8. Increased detectability of somatic changes in the DNA from human tumours after probing with "synthetic" and "genome-derived" hypervariable multilocus probes

    DEFF Research Database (Denmark)

    Lagoda, P J; Seitz, G; Epplen, J T

    1989-01-01

    intensities were observed. Together the probes 33.15 and (CAC)5/(GTG)5 detected deviating fingerprint patterns in 63% of the colorectal carcinomas investigated. In mammary and stomach carcinomas, only 1/11 and 2/11 tumours, respectively, showed differences with either of the three probes, 33.15, (GACA)4...

  9. Diffusion probe for gas sampling in undisturbed soil

    DEFF Research Database (Denmark)

    Petersen, Søren O

    2014-01-01

    Soil-atmosphere fluxes of trace gases such as methane (CH4) and nitrous oxide (N2O) are determined by complex interactions between biological activity and soil conditions. Soil gas concentration profiles may, in combination with other information about soil conditions, help to understand emission...... controls. This note describes a simple and robust diffusion probe for soil gas sampling as part of flux monitoring programs. It can be deployed with minimum disturbance of in-situ conditions, also at sites with a high or fluctuating water table. Separate probes are used for each sampling depth...... on peat soils used for grazing showed soil gas concentrations of CH4 and N2O as influenced by topography, site conditions, and season. The applicability of the diffusion probe for trace gas monitoring is discussed....

  10. Multi-site and multi-depth near-infrared spectroscopy in a model of simulated (central) hypovolemia: Lower body negative pressure

    NARCIS (Netherlands)

    S.A. Bartels (Sebastiaan); R. Bezemer (Rick); F.J.W. Wallis de Vries (Floris); D.M.J. Milstein (Dan); A.A.P. Lima (Alexandre ); T.G.V. Cherpanath (Thomas); A.H. van den Meiracker (Anton); J. van Bommel (Jasper); M. Heger (Michal); J.M. Karemaker (John); C. Ince (Can)

    2011-01-01

    textabstractPurpose: To test the hypothesis that the sensitivity of near-infrared spectroscopy (NIRS) in reflecting the degree of (compensated) hypovolemia would be affected by the application site and probing depth. We simultaneously applied multi-site (thenar and forearm) and multi-depth (15-2.5

  11. In situ lake pollutant survey using prompt-gamma probe

    International Nuclear Information System (INIS)

    Jiunnhsing Chao; Chien Chung

    1991-01-01

    An aluminium-made neutron-gamma probe, consisting of a 1.5 μg 252 Cf neutron source and a high purity germanium detector, was mounted on a mobile floating platform to survey chlorine pollutant concentration in lake water in situ. Laboratory tests for determining the probe operating depth and in situ field trials of a polluted lake were conducted; evaluation of radiation exposure to workers on board was carried out. The polluted chlorine concentration in lake water was found to be 86 ppm, with minimal radiation exposure for the operating crew on board. (author)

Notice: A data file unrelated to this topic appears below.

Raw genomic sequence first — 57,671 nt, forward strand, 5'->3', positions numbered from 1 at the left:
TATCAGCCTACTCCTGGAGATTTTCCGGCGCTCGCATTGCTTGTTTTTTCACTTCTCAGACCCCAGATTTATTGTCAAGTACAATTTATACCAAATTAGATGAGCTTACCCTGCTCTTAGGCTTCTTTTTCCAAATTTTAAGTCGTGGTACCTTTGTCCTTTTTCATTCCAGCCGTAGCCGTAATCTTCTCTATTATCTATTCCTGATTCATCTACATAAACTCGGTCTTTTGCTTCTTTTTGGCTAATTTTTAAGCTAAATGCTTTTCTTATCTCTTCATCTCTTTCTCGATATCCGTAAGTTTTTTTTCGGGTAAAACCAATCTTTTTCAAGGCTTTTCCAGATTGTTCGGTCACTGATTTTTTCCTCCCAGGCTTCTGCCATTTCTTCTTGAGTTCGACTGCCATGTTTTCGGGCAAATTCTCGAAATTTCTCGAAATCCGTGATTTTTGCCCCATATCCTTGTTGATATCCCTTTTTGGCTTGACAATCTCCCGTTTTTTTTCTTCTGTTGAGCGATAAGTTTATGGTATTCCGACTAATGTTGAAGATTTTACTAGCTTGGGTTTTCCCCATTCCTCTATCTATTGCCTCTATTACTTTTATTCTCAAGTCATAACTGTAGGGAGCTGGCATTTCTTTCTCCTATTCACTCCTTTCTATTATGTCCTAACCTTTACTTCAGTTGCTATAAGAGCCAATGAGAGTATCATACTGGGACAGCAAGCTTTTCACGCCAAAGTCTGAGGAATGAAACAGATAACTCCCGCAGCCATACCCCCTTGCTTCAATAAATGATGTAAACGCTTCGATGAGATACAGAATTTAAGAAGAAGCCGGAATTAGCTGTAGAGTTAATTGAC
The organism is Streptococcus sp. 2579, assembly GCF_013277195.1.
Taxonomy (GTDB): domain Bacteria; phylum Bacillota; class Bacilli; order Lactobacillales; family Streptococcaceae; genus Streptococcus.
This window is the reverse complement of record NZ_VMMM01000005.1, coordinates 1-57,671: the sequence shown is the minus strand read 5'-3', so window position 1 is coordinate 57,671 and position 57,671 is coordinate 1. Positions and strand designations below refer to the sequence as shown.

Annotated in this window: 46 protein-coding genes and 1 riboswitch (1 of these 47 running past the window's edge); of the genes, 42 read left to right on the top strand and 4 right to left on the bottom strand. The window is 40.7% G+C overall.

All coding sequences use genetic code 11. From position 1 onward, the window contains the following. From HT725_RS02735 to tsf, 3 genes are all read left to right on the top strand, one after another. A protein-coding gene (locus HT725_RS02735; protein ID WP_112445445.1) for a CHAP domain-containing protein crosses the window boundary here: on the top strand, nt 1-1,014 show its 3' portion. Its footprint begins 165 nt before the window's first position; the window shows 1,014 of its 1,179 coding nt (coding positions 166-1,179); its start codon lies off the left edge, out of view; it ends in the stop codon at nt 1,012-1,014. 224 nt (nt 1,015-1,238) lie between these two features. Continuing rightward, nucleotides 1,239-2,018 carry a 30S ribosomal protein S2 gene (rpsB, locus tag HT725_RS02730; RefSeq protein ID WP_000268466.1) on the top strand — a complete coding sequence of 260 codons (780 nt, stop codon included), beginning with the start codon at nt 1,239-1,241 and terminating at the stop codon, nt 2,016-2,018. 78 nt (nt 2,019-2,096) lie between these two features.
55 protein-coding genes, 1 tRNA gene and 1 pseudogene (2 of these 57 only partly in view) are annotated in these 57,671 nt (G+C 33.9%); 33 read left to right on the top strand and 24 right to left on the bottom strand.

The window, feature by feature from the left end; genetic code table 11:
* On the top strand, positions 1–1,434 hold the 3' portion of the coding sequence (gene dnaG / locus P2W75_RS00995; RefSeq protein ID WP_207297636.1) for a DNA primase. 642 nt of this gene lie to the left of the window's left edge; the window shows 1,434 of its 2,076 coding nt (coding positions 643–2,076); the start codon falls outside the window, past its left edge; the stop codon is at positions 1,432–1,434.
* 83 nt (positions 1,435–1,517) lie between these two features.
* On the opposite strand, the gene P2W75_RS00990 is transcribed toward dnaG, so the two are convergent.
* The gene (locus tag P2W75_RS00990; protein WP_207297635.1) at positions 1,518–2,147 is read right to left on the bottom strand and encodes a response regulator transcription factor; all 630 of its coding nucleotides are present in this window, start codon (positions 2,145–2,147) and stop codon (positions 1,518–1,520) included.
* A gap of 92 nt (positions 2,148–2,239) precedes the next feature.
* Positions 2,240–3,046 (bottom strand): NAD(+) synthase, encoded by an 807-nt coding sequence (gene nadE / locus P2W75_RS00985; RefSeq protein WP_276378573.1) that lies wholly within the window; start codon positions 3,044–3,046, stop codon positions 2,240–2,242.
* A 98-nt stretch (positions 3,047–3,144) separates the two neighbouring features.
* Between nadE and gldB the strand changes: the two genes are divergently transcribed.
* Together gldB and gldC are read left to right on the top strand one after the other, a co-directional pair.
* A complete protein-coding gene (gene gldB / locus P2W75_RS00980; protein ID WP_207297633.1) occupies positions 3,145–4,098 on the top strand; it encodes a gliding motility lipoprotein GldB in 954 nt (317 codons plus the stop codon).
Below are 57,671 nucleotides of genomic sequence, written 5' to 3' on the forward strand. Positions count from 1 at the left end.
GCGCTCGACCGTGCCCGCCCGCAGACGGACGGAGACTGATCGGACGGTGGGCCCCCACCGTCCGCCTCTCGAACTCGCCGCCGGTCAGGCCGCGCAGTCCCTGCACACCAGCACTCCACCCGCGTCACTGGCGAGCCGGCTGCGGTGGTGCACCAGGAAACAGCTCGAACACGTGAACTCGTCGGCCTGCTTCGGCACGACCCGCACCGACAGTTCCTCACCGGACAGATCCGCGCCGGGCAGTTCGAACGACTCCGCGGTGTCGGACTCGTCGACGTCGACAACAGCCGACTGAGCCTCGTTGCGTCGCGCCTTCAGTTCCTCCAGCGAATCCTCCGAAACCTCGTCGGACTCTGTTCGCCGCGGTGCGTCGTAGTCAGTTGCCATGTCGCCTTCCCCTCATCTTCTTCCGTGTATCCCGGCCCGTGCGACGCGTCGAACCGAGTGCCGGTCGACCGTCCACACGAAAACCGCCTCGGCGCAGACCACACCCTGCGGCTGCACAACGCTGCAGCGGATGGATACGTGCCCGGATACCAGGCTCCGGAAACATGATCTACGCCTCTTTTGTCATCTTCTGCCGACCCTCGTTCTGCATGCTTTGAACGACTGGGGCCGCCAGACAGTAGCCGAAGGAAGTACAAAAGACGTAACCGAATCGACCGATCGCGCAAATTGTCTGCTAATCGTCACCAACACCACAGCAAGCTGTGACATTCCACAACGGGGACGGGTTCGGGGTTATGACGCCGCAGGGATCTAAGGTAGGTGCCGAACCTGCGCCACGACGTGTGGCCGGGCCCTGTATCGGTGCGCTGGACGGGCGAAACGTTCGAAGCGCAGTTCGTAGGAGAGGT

12. A Ratiometric Acoustogenic Probe for in Vivo Imaging of Endogenous Nitric Oxide.

    Science.gov (United States)

    Reinhardt, Christopher J; Zhou, Effie Y; Jorgensen, Michael D; Partipilo, Gina; Chan, Jefferson

    2018-01-24

    Photoacoustic (PA) imaging is an emerging imaging modality that utilizes optical excitation and acoustic detection to enable high resolution at centimeter depths. The development of activatable PA probes can expand the utility of this technology to allow for detection of specific stimuli within live-animal models. Herein, we report the design, development, and evaluation of a series of Acoustogenic Probe(s) for Nitric Oxide (APNO) for the ratiometric, analyte-specific detection of nitric oxide (NO) in vivo. The best probe in the series, APNO-5, rapidly responds to NO to form an N-nitroso product with a concomitant 91 nm hypsochromic shift. This property enables ratiometric PA imaging upon selective irradiation of APNO-5 and the corresponding product, tAPNO-5. Moreover, APNO-5 displays the requisite photophysical characteristics for in vivo PA imaging (e.g., high absorptivity, low quantum yield) as well as high biocompatibility, stability, and selectivity for NO over a variety of biologically relevant analytes. APNO-5 was successfully applied to the detection of endogenous NO in a murine lipopolysaccharide-induced inflammation model. Our studies show a 1.9-fold increase in PA signal at 680 nm and a 1.3-fold ratiometric turn-on relative to a saline control.

  13. SNAP: Small Next-generation Atmospheric Probe Concept

    Science.gov (United States)

    Sayanagi, K. M.; Dillman, R. A.; Atkinson, D. H.; Li, J.; Saikia, S.; Simon, A. A.; Spilker, T. R.; Wong, M. H.; Hope, D.

    2017-12-01

    We present a concept for a small, atmospheric probe that could be flexibly added to future missions that orbit or fly-by a giant planet as a secondary payload, which we call the Small Next-generation Atmospheric Probe (SNAP). SNAP's main scientific objectives are to determine the vertical distribution of clouds and cloud-forming chemical species, thermal stratification, and wind speed as a function of depth. As a case study, we present the advantages, cost and risk of adding SNAP to the future Uranus Orbiter and Probe flagship mission; in combination with the mission's main probe, SNAP would perform atmospheric in-situ measurements at a second location, and thus enable and enhance the scientific objectives recommended by the 2013 Planetary Science Decadal Survey and the 2014 NASA Science Plan to determine atmospheric spatial variabilities. We envision that the science objectives can be achieved with a 30-kg entry probe 0.5m in diameter (less than half the size of the Galileo probe) that reaches 5-bar pressure-altitude and returns data to Earth via the carrier spacecraft. As the baseline instruments, the probe will carry an Atmospheric Structure Instrument (ASI) that measures the temperature, pressure and acceleration, a carbon nanotube-based NanoChem atmospheric composition sensor, and an Ultra-Stable Oscillator (USO) to conduct a Doppler Wind Experiment (DWE). We also catalog promising technologies currently under development that will strengthen small atmospheric entry probe missions in the future. While SNAP is applicable to multiple planets, we examine the feasibility, benefits and impacts of adding SNAP to the Uranus Orbiter and Probe flagship mission. Our project is supported by NASA PSDS3 grant NNX17AK31G.